• Sagada air strikes destroyed livelihood farms, ancestral lands – IP group


    THE air strike operations in Mt. Province last week, intended to flush out communist rebels, allegedly destroyed livelihood farms and ancestral hunting grounds, an indigenous group reported on Tuesday.

    Kalipunan ng mga Katutubong Mamamayan ng Pilipinas (KAMP) Chairman Piya Macliing Malayao said that the aerial bombings by the Philippine National Police (PNP)- Cordillera allegedly caused collateral damage to the local residents, contrary to the earlier announcements of the regional police.

    “They caused damages to the people’s land, livelihood, and environment,” Malayo said. “They also caused immeasurable damage to the psychological and emotional stress on the people. How could police dare say that there are no collateral damages?” she added.

    Malayao said that the Cordillera Human Rights Alliance (CHRA) reported that the bombings lasted seven hours. She claimed the group reported massive damage to the area’s communal hunting grounds, forest area, coffee and swidden farms, and watershed areas.

    She said that the bombings affected many municipalities in the Cordillera region namely: Sagada, Besao and Bontoc. She said that the residents were from the Fidelisan, Dallic and Bontoc tribes whose livelihoods were mainly farming and hunting.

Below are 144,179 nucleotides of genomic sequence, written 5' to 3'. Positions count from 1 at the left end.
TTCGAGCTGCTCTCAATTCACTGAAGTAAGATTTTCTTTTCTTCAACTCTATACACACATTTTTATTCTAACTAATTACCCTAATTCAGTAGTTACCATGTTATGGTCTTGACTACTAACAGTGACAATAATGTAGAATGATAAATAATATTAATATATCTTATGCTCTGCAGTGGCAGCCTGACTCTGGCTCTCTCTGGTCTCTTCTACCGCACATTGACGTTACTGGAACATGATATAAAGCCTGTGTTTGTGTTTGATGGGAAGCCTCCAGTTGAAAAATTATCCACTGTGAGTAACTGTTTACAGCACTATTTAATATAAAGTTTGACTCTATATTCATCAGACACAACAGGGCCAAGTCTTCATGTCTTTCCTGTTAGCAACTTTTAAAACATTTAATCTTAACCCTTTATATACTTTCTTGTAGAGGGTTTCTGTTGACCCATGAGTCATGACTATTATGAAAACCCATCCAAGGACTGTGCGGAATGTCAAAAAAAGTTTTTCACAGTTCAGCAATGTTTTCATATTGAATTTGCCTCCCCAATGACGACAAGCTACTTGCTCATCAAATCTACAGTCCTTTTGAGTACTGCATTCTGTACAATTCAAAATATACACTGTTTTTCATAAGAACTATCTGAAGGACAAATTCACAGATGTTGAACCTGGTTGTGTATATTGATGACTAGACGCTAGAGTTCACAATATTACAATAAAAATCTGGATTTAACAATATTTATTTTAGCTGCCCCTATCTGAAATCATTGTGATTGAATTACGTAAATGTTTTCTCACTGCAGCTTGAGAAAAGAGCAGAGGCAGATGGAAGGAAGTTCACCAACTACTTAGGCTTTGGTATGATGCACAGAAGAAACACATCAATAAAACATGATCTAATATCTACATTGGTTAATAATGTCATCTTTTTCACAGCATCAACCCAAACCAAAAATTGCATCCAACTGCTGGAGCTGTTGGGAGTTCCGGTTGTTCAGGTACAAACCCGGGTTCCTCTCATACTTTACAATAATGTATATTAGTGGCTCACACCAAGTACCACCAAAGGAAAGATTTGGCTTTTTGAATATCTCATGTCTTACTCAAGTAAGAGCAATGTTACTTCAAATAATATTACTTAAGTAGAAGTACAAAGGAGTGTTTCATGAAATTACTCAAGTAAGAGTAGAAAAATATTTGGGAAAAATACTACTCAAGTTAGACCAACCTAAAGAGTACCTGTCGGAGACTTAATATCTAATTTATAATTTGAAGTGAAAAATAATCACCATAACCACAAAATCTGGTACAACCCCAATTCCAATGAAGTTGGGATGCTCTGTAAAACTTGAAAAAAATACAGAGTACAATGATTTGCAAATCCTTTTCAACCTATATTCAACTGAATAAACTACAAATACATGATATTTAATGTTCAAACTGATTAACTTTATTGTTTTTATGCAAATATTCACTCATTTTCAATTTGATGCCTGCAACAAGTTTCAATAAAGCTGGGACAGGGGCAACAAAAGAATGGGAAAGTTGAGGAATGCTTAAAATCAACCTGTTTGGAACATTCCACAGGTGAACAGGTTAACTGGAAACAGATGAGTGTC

Reports last week said that the aerial attacks in Benguet were launched by two police helicopters against a suspected rebel hideout on Friday morning. A TV report also said that the attacks was also an operation in clearing landmines in the area. Two soldiers were reportedly killed over the weekend while three more were wounded as the fight with communist rebels continued.

    Meanwhile, local government in Sagada suspended all tours to the Bomod-ok Falls due to the ensuing firefight. Residents were also warned to stay away from their farms to avoid the on-going military operations.

    KAMP said that air strikes should not be used in military operations to ensure that human rights and international humanitarian laws were upheld.

    “It is disastrous to the welfare of the people,” Malayao said. “The local government must heed the human rights of its constituents as a primary concern and condemn these air strikes.” TITUS EDISON CALAUOR


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